From driver-based to data-driven maintenance of the locks at Port of Antwerp-Bruges


Few organizations face the immense operational pressures of the Port of Antwerp-Bruges. Handling around 290 million tons of international maritime cargo annually and housing Europe’s largest integrated chemical cluster, this port is the second-largest in Europe and a cornerstone of the Belgian economy. The challenge? Ensuring smooth and reliable functioning of its infrastructure while minimizing downtime and maintenance costs. Enter Yitch!




A maritime powerhouse with a commitment to data


Port of Antwerp-Bruges is a crucial economic hub, supporting approximately 164,000 jobs and contributing nearly 21 billion euros in added value. Effective management of docks, bridges, locks, quay walls, roads, tugboats, service buildings, and land is essential to maintain smooth operations. This involves constant monitoring and maintenance to ensure uninterrupted maritime traffic on the River Scheldt.


Since 2015, the Port of Antwerp-Bruges has been dedicated to collecting vast amounts of real-time data from various assets, both above and below the water surface. The Advanced Port Information & Control Assistant (APICA) plays a crucial role in this data collection. "APICA gives us a live image of our port operations, invaluable for operational decision-making. Our goal was to extend this capability to our maintenance practices,” says Matthias Lootens, Asset Management Implementation Manager.


“Inspecting the condition of lock gates has always been a challenge, relying on specialized divers, while preventive maintenance can lead to unnecessary downtime and premature component replacements. So we were wondering whether we could leverage the data we amassed already in order to optimize our maintenance schedules.”



Bringing AI into the equation


Recognizing the potential of data to revolutionize their maintenance strategies, the port partnered up with Yitch, a specialist in data-driven solutions. Peter Mees, Manager Data & Intelligence at Yitch, describes their approach: "Our expertise lies in translating raw data into actionable predictions, organizing it with the ISA-95 standard, and utilizing it to train machine learning models. The port had already invested in comprehensive data collection. Our job was to make sense of this data to predict maintenance needs.”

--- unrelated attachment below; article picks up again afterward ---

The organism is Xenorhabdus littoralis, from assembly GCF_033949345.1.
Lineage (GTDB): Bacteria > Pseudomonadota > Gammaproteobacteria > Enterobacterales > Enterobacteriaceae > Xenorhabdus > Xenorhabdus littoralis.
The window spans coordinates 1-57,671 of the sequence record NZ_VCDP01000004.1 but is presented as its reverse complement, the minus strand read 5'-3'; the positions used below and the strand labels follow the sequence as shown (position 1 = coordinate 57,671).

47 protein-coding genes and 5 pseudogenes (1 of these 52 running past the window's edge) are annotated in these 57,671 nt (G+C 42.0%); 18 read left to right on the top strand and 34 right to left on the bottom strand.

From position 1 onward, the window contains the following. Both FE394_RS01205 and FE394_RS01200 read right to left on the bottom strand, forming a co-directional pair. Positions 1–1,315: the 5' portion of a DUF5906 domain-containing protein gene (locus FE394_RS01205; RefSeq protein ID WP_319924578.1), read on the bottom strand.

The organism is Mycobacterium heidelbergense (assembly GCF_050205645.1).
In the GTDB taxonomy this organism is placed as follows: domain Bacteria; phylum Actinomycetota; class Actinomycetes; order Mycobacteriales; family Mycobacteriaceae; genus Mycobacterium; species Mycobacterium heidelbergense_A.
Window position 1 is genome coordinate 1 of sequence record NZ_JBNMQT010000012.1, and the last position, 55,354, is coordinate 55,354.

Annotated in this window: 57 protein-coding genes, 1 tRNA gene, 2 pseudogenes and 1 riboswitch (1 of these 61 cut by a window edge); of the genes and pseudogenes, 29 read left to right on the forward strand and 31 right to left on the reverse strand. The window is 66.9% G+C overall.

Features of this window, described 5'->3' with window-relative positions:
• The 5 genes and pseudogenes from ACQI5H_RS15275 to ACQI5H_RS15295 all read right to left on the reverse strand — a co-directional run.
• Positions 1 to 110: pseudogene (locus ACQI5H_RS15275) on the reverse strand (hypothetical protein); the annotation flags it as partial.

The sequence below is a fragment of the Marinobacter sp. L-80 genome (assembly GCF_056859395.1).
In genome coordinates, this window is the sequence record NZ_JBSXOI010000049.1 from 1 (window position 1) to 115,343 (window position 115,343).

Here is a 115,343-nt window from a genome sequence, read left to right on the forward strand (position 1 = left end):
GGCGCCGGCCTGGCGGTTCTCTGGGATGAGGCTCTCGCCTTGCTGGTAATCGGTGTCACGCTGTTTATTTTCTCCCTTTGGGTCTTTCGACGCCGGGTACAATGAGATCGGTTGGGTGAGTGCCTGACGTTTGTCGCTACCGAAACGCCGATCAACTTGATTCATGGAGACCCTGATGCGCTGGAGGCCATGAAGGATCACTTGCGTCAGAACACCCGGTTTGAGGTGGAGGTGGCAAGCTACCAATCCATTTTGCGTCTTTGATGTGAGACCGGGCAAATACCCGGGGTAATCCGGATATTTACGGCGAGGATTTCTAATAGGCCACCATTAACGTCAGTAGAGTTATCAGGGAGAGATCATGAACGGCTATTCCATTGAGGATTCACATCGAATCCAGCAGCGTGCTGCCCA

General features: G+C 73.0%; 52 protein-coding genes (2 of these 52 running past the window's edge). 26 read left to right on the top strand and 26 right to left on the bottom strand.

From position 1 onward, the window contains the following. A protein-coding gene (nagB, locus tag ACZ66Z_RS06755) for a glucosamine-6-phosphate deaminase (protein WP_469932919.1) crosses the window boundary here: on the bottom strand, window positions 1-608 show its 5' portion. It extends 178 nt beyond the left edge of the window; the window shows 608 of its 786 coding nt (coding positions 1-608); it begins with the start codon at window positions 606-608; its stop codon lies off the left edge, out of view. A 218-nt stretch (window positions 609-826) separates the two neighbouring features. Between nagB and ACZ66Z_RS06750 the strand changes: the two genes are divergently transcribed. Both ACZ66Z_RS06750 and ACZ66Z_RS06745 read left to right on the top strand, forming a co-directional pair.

The most promising data for this purpose was the power consumption of the drives controlling the lock gate motors. “When there’s a lot of sludge on the tracks over which the carriages of the lock gates move, this translates into significantly higher and less homogeneous power consumption, especially during the final closing movement of the lock gate,” explains Mees. By analyzing these power consumption patterns, Yitch aimed to predict maintenance needs, thus reducing the necessity of diver inspections as well as the cost of unneeded preventive maintenance.


Three objectives, three solutions


The initial use case of utilizing current flows to predict maintenance needs at a lock gate expanded to using three different AI machine learning principles. This allowed the prediction of maintenance needs not just for one, but across numerous lock gates simultaneously, while also identifying other anomalies at an early stage without the model being specifically trained for them.


  1. Predicting the maintenance need of a single lock door, using Supervised Machinelearning (Classification)